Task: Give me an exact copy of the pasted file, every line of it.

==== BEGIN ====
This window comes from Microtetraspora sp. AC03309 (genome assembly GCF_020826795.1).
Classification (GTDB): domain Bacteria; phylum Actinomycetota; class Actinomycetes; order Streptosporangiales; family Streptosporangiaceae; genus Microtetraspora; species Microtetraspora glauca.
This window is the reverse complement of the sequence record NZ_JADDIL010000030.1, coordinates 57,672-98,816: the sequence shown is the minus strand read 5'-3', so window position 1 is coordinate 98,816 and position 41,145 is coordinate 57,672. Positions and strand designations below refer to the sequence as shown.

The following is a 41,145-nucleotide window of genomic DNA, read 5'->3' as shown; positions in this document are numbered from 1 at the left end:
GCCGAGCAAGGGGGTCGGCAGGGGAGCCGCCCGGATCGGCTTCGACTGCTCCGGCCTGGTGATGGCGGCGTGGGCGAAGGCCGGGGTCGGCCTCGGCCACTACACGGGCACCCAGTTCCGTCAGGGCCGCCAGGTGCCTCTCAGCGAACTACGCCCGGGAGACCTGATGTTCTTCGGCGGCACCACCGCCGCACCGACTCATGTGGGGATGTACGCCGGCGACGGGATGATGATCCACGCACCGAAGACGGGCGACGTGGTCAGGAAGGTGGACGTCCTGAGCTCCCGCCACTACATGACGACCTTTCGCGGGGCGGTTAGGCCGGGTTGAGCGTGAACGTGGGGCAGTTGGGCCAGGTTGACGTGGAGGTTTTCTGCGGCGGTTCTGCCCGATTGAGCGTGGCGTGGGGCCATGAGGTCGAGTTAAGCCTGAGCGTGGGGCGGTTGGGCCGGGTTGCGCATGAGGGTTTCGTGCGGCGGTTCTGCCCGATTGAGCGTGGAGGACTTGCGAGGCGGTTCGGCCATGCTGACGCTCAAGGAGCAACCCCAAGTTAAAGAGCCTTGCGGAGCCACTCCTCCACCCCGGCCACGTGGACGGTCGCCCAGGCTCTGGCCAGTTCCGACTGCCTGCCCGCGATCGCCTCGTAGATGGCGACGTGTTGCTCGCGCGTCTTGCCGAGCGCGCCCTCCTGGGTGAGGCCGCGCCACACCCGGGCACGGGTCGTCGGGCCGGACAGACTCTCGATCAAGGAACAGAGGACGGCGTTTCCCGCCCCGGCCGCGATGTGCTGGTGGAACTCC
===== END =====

This window comes from Microtetraspora sp. AC03309 (genome assembly GCF_020826795.1).
Classification (GTDB): domain Bacteria; phylum Actinomycetota; class Actinomycetes; order Streptosporangiales; family Streptosporangiaceae; genus Microtetraspora; species Microtetraspora glauca.
This window is the reverse complement of the sequence record NZ_JADDIL010000030.1, coordinates 57,672-98,816: the sequence shown is the minus strand read 5'-3', so window position 1 is coordinate 98,816 and position 41,145 is coordinate 57,672. Positions and strand designations below refer to the sequence as shown.

The following is a 41,145-nucleotide window of genomic DNA, read 5'->3' as shown; positions in this document are numbered from 1 at the left end:
GCCGAGCAAGGGGGTCGGCAGGGGAGCCGCCCGGATCGGCTTCGACTGCTCCGGCCTGGTGATGGCGGCGTGGGCGAAGGCCGGGGTCGGCCTCGGCCACTACACGGGCACCCAGTTCCGTCAGGGCCGCCAGGTGCCTCTCAGCGAACTACGCCCGGGAGACCTGATGTTCTTCGGCGGCACCACCGCCGCACCGACTCATGTGGGGATGTACGCCGGCGACGGGATGATGATCCACGCACCGAAGACGGGCGACGTGGTCAGGAAGGTGGACGTCCTGAGCTCCCGCCACTACATGACGACCTTTCGCGGGGCGGTTAGGCCGGGTTGAGCGTGAACGTGGGGCAGTTGGGCCAGGTTGACGTGGAGGTTTTCTGCGGCGGTTCTGCCCGATTGAGCGTGGCGTGGGGCCATGAGGTCGAGTTAAGCCTGAGCGTGGGGCGGTTGGGCCGGGTTGCGCATGAGGGTTTCGTGCGGCGGTTCTGCCCGATTGAGCGTGGAGGACTTGCGAGGCGGTTCGGCCATGCTGACGCTCAAGGAGCAACCCCAAGTTAAAGAGCCTTGCGGAGCCACTCCTCCACCCCGGCCACGTGGACGGTCGCCCAGGCTCTGGCCAGTTCCGACTGCCTGCCCGCGATCGCCTCGTAGATGGCGACGTGTTGCTCGCGCGTCTTGCCGAGCGCGCCCTCCTGGGTGAGGCCGCGCCACACCCGGGCACGGGTCGTCGGGCCGGACAGACTCTCGATCAAGGAACAGAGGACGGCGTTTCCCGCCCCGGCCGCGATGTGCTGGTGGAACTCC